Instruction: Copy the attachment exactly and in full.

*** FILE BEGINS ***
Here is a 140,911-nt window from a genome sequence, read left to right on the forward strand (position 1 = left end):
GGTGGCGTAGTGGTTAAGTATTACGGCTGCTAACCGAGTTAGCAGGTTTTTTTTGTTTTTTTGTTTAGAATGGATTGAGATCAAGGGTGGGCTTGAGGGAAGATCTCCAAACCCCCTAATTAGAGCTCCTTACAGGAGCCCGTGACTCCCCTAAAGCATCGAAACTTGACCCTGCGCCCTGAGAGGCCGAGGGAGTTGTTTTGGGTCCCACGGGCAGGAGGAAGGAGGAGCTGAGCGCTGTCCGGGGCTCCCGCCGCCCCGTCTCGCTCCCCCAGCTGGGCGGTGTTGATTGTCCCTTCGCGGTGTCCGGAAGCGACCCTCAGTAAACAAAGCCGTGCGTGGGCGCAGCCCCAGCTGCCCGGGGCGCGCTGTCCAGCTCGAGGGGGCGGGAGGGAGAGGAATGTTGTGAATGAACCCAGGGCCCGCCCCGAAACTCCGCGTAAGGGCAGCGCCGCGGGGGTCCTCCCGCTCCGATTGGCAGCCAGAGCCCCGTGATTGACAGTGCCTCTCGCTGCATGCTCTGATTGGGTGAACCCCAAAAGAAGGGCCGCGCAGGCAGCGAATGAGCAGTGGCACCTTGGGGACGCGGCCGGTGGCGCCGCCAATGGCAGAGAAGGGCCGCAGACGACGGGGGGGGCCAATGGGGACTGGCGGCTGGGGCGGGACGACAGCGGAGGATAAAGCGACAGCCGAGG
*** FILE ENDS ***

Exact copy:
Here is a 140,911-nt window from a genome sequence, read left to right on the forward strand (position 1 = left end):
GGTGGCGTAGTGGTTAAGTATTACGGCTGCTAACCGAGTTAGCAGGTTTTTTTTGTTTTTTTGTTTAGAATGGATTGAGATCAAGGGTGGGCTTGAGGGAAGATCTCCAAACCCCCTAATTAGAGCTCCTTACAGGAGCCCGTGACTCCCCTAAAGCATCGAAACTTGACCCTGCGCCCTGAGAGGCCGAGGGAGTTGTTTTGGGTCCCACGGGCAGGAGGAAGGAGGAGCTGAGCGCTGTCCGGGGCTCCCGCCGCCCCGTCTCGCTCCCCCAGCTGGGCGGTGTTGATTGTCCCTTCGCGGTGTCCGGAAGCGACCCTCAGTAAACAAAGCCGTGCGTGGGCGCAGCCCCAGCTGCCCGGGGCGCGCTGTCCAGCTCGAGGGGGCGGGAGGGAGAGGAATGTTGTGAATGAACCCAGGGCCCGCCCCGAAACTCCGCGTAAGGGCAGCGCCGCGGGGGTCCTCCCGCTCCGATTGGCAGCCAGAGCCCCGTGATTGACAGTGCCTCTCGCTGCATGCTCTGATTGGGTGAACCCCAAAAGAAGGGCCGCGCAGGCAGCGAATGAGCAGTGGCACCTTGGGGACGCGGCCGGTGGCGCCGCCAATGGCAGAGAAGGGCCGCAGACGACGGGGGGGGCCAATGGGGACTGGCGGCTGGGGCGGGACGACAGCGGAGGATAAAGCGACAGCCGAGG